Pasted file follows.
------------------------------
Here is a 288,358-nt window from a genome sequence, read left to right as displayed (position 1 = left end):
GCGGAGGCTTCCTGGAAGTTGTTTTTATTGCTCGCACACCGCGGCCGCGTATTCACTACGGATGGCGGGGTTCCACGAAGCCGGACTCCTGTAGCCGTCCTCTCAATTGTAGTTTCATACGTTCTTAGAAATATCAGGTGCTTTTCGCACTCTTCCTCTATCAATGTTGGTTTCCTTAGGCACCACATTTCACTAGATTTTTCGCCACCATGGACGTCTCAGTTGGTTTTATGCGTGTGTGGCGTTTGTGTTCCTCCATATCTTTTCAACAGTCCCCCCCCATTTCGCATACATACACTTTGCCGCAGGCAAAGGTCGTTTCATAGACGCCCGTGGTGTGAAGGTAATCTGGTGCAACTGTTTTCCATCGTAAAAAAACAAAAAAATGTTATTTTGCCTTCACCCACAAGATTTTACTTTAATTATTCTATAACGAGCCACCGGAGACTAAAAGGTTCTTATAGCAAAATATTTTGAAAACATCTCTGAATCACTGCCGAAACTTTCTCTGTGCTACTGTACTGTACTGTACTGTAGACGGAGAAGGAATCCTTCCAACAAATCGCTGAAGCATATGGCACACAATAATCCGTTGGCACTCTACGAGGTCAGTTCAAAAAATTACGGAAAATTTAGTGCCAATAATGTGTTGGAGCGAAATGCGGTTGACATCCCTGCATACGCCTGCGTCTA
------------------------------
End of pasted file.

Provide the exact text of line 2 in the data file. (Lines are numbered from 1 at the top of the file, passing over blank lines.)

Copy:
GCGGAGGCTTCCTGGAAGTTGTTTTTATTGCTCGCACACCGCGGCCGCGTATTCACTACGGATGGCGGGGTTCCACGAAGCCGGACTCCTGTAGCCGTCCTCTCAATTGTAGTTTCATACGTTCTTAGAAATATCAGGTGCTTTTCGCACTCTTCCTCTATCAATGTTGGTTTCCTTAGGCACCACATTTCACTAGATTTTTCGCCACCATGGACGTCTCAGTTGGTTTTATGCGTGTGTGGCGTTTGTGTTCCTCCATATCTTTTCAACAGTCCCCCCCCATTTCGCATACATACACTTTGCCGCAGGCAAAGGTCGTTTCATAGACGCCCGTGGTGTGAAGGTAATCTGGTGCAACTGTTTTCCATCGTAAAAAAACAAAAAAATGTTATTTTGCCTTCACCCACAAGATTTTACTTTAATTATTCTATAACGAGCCACCGGAGACTAAAAGGTTCTTATAGCAAAATATTTTGAAAACATCTCTGAATCACTGCCGAAACTTTCTCTGTGCTACTGTACTGTACTGTACTGTAGACGGAGAAGGAATCCTTCCAACAAATCGCTGAAGCATATGGCACACAATAATCCGTTGGCACTCTACGAGGTCAGTTCAAAAAATTACGGAAAATTTAGTGCCAATAATGTGTTGGAGCGAAATGCGGTTGACATCCCTGCATACGCCTGCGTCTA